About 20 percent of the $74 billion a year in U.S. footwear sales come from independent shoe stores, according to the National Shoe Retailers Association, a non-profit organization that represents about 8,000 independent footwear retailers. The vast majority of shoes, however, are purchased at national retailers like Walmart, Shopko, Kohl’s, Target and Payless Shoesource, a company with more than 4,400 locations which entered bankruptcy in April with $838 million in debt.
Waldmann Shoe Store survived the downsizing over the years of the retail sector in Jefferson’s downtown, the 2010 opening of the Highway 26 bypass that diverted traffic away from the city’s core, the contentious arrival in 2008 of a Walmart Supercenter and the onslaught of on-line shopping that continues to grow.
“I wasn’t planning on retiring,” Waldmann said. “I’m only 77, I’ve got a lot of good years left in me.”
Waldmann grew up just a few blocks from the store and after graduating from Jefferson High School in 1958 enrolled in a Madison cosmetology school and lived on Langdon Street. After finishing school, her hairdressing career lasted all of 13 months after she became unhappy with the work. She returned to work at the Kroger grocery store where she had worked during high school and in 1960 married Elmer Waldmann.
Judy spent 17 years as a stay-at-home mom raising two children and for years showed prized Himalayan cats. But in 1977, she took the plunge back into retail and became her own boss when she purchased from Alice Messmer a shoe store that was founded by Ethel Nedow in 1951.
“We’d take the shipping boxes and build forts and try on all the shoes,” said Tammy Schillinger, 56, of Cambridge, a granddaughter of Messmer who perused Waldmann Shoe Store last week. “My mom worked with her (mother) for several years. Grandma was her own business lady.”
And the building will continue to be owned by a woman, as Julia Chady has purchased the building for her Indeco Interior Design Co. Chady approached Waldmann in December. Waldmann was caught off guard by the offer but ultimately agreed to sell. She’s looking forward to retirement but is glad she is going to grief support after her sister, Bunny Wenzel, died in May at 81. Not going to the store every day will also take some adjustment, Waldmann said.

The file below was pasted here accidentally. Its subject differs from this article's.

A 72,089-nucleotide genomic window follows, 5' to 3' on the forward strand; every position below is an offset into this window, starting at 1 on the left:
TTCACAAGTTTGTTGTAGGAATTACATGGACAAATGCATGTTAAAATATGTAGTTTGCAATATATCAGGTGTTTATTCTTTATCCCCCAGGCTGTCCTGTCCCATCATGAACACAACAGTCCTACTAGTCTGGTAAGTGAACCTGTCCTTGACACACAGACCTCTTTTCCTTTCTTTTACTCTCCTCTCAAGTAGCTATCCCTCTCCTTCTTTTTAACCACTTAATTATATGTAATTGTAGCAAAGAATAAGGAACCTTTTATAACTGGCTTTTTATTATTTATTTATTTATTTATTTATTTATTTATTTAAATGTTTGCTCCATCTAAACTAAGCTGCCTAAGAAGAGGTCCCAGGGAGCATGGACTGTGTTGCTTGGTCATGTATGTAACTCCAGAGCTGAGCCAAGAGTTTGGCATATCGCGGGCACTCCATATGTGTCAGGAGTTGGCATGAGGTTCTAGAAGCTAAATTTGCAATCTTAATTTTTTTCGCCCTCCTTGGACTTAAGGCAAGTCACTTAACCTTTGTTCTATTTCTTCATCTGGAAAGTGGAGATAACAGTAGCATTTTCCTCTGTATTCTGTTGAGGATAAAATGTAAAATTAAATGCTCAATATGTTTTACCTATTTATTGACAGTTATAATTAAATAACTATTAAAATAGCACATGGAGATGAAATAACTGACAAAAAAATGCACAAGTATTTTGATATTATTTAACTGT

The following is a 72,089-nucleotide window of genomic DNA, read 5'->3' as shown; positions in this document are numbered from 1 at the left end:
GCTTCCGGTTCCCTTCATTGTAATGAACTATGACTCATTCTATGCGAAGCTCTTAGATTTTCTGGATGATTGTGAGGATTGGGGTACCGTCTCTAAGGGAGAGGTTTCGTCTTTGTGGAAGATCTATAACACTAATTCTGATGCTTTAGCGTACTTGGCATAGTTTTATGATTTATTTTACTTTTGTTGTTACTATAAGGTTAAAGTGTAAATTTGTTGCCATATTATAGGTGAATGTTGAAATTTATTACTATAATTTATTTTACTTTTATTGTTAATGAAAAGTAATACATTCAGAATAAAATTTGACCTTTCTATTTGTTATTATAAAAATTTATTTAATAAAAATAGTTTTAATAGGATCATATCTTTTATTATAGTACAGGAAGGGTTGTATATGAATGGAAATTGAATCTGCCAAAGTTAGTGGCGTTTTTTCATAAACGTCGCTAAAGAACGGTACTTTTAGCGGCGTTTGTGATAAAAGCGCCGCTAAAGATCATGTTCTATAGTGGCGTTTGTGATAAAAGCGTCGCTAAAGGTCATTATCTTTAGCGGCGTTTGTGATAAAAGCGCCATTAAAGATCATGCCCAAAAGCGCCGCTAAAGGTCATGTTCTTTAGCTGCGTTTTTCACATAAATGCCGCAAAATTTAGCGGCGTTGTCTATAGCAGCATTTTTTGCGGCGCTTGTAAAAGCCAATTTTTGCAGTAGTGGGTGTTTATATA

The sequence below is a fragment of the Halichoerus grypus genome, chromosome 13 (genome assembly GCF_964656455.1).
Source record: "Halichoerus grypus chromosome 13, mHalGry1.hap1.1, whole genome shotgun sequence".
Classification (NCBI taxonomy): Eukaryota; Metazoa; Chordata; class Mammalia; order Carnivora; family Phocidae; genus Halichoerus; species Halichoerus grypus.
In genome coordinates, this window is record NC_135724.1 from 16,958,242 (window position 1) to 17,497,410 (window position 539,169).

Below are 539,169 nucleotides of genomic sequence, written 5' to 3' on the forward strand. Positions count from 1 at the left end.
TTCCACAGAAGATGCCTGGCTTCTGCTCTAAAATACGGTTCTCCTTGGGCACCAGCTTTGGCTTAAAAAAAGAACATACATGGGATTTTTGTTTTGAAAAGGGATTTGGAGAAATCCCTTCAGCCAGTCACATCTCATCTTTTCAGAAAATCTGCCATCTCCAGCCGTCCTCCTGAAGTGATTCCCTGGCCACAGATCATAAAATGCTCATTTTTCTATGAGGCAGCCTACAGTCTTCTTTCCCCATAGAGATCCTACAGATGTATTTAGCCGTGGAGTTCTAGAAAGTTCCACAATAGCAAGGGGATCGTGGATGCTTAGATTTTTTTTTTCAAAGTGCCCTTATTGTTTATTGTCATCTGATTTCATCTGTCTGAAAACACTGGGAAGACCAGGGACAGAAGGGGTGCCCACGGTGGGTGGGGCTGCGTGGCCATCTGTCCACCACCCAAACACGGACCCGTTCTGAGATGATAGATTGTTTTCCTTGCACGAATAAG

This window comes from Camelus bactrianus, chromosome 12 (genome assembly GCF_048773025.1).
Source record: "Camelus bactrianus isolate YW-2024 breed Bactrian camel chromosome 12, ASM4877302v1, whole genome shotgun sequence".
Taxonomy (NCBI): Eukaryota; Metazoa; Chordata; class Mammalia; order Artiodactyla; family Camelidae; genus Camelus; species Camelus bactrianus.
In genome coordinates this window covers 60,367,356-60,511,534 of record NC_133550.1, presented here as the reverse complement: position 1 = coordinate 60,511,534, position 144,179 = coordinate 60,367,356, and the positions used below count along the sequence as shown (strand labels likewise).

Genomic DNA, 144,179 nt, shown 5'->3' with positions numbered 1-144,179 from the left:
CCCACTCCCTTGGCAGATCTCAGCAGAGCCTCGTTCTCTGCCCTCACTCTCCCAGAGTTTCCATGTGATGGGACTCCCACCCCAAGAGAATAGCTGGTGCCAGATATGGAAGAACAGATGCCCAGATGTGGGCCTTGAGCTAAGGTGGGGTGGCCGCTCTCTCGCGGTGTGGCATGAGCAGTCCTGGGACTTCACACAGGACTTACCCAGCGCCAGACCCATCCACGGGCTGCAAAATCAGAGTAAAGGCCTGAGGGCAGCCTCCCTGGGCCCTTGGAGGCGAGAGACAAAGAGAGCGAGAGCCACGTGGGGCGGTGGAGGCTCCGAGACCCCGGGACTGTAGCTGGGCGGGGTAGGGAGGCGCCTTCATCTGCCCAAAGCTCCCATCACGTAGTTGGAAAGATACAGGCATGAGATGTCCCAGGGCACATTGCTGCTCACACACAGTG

“I think if you have a problem and you recognize that it’s a problem that’s half the battle,” Waldmann said. “I could have a problem when the dust settles so I’m actively doing something about it.”
Waldmann also has the support of royalty. Each Friday morning, she meets for coffee at Brickhaus Cafe with four other Gemuetlichkeit queens. Waldmann was crowned in 1986, Jean Hartwig in 1988, Waldmann’s daughter, Wendy Rueth, in 1995, Kelly Becker in 2003 and JoAnn Meinel in 2005.
German clothing that had been sold in the shoe store on consignment has been moved to the home of Janet Werner, Gemuetlichkeit treasurer, and can be viewed by appointment by calling 920-650-4116. A chair, fitting stool and wooden Ritz measuring stick from Waldmann Shoe Store have all been donated to the Jefferson Historical Society.
Awards for first-place finishes in the Fort Fest parade, a 2016 plaque heralding Waldmann Shoe Store as the business of the year in 2016 from the Jefferson Chamber of Commerce and a 2007 plaque from the Wisconsin Women’s Council announcing Waldmann as one of the recipients of the Governor’s Trailblazer Awards for Women in Business are all going to Waldmann’s home along the Crawfish River.
“What I’ve been telling everybody, and I don’t mean it in a bad way, is that it’s like going to your own funeral visitation,” Waldmann said. “I get hugs and well-wishes. Most people don’t get to go through what I’m going through.”